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I wrote a small python code for histogram equalization (ignoring zero values) for an image but it is taking too long to run. Code is written with reference to wikipedia article on histogram equalization.

def hist_eq_updated(img):
    img_flatten = img.flatten()
    img_flat_nnzero = img_flatten[np.where(img_flatten!=0)]
    image_histogram, bins = np.histogram(img_flat_nnzero,256) 
    #print(image_histogram,bins)
    cdf = image_histogram.cumsum() # cumulative distribution function
    #print(cdf)

    eq_img_flatten = np.zeros_like(img_flatten)
    cdf_min = min(cdf)
    cdf_max = max(cdf)
    for i in range(len(img_flatten)):
         val = img_flatten[i]
         ind = 0
         flag=False
         for j in range(len(bins)):
             if val==0:
                 flag=True
             if (val>=bins[j]) and (val<=bins[j+1]) or flag==True:
                 break;
             ind = ind + 1
         if flag==True:
             eq_img_flatten[i] = 0
         else:
             eq_img_flatten[i] = (((cdf[ind] - cdf_min)/(cdf_max-cdf_min))*254) + 1
    return eq_img_flatten.reshape(img.shape)

I am new to image processing in python and not familiar with any other "pythonic" way to do same. Thanks in advance !!!

EDIT - Sorry, I forgot to mention that image size is ~4000 * ~4000, image type is float32.

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  • $\begingroup$ What I would suggest for posts like this is to write your question as if you were trying to explain your algorithm, line by line, including your specific question. Most of the times, you will find that you are able to locate the "bug" or source of problems as a result of trying to write the narrative. It is also very time-consuming for anyone receiving some code to review it, especially if it is not documented. So, the more information you provide, the more chances you have to receive a useful answer. $\endgroup$ – A_A Feb 3 '17 at 9:33
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Actually, this is not a signal processing quesiton, and would have been better at stackoverflow. Anyway, you can use a look-up-table for this problem. The output value of a pixel does only depend on the pixel value, not its position in the image. So, it makes no sense to go through each pixel. Instead, just go through each possible pixel value. Then, later on transform your original pixels to the new pixels using this look-up table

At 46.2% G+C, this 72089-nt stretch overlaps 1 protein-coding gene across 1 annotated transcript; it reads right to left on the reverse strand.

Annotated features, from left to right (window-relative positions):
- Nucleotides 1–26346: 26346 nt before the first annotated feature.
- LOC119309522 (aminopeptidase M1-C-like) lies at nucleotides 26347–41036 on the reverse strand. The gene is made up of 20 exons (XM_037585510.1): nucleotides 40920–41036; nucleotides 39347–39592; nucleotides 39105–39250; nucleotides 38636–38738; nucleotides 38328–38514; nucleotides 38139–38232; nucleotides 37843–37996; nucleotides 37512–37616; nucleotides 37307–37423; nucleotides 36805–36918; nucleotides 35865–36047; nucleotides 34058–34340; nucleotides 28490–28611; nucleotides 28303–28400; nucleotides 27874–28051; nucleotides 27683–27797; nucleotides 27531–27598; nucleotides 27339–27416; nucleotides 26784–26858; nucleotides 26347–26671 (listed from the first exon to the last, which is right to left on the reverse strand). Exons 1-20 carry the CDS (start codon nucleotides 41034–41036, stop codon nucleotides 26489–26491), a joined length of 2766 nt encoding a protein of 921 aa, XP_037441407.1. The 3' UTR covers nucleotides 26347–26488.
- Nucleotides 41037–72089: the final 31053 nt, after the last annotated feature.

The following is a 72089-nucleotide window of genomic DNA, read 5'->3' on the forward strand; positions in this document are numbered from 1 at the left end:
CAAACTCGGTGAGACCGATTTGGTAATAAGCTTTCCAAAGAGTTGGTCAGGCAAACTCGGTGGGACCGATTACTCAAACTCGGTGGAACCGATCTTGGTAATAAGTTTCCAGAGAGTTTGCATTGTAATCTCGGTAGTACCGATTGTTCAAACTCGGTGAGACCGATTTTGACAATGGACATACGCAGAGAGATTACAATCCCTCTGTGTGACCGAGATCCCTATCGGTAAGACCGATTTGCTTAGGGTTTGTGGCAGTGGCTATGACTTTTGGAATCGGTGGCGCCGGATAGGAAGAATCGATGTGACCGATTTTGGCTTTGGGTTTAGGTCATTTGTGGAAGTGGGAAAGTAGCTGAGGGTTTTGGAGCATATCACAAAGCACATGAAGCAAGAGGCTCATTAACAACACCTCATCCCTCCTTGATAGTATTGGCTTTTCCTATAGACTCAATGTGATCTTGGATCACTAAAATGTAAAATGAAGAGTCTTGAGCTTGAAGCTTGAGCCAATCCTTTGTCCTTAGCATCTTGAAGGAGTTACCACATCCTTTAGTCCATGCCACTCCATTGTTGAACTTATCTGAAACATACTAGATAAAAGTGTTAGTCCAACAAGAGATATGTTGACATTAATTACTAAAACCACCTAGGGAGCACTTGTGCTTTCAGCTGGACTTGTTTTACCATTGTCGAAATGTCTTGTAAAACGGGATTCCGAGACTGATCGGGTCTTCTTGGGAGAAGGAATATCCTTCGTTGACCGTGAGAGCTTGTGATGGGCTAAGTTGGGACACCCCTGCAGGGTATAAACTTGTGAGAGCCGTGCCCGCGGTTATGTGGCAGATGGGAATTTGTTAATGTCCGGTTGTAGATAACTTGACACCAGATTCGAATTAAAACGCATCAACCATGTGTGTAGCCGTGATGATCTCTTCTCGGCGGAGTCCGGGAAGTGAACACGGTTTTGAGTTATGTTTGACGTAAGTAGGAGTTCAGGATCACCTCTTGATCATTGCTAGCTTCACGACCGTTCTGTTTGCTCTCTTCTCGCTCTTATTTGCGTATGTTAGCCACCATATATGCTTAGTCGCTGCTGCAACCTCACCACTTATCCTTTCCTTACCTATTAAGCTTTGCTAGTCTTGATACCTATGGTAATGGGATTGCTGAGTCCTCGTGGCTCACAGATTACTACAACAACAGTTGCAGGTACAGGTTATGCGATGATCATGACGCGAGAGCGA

import skimage
def hist_eq_updated(img):
    img_flatten = img.flatten()
    img_flat_nnzero = img_flatten[np.where(img_flatten!=0)]
    image_histogram, bins = np.histogram(img_flat_nnzero,256) 
    #print(image_histogram,bins)
    cdf = image_histogram.cumsum() # cumulative distribution function
    #print(cdf)

    eq_img_flatten = np.zeros_like(img_flatten)
    cdf_min = min(cdf)
    cdf_max = max(cdf)
    LUT = np.zeros(256, dtype=img.dtype)
    for val in range(256):
         ind = 0
         flag=False
         for j in range(len(bins)):
             if val==0:
                 flag=True
             if (val>=bins[j]) and (val<=bins[j+1]) or flag==True:
                 break;
             ind = ind + 1
         if flag==True:
             LUT[val] = 0
         else:
             LUT[val] = (((cdf[ind] - cdf_min)/(cdf_max-cdf_min))*254) + 1
    return LUT[img]

Img = skimage.io.imread("http://upload.wikimedia.org/wikipedia/commons/thumb/4/4a/Portrait_elisha_gray.jpg/220px-Portrait_elisha_gray.jpg")

plt.figure()
plt.subplot(121)
plt.imshow(Img, interpolation='none', cmap='gray')
plt.subplot(122)
plt.imshow(hist_eq_updated(Img), interpolation='none', cmap='gray')

enter image description here

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  • $\begingroup$ Dear @Maximilian Matthe, thanks to give me idea of LUT. I am sure this will reduce running time drastically. To extend it acc. to my edit, I am going to use dictionary as LUT. $\endgroup$ – user2771151 Feb 3 '17 at 4:13

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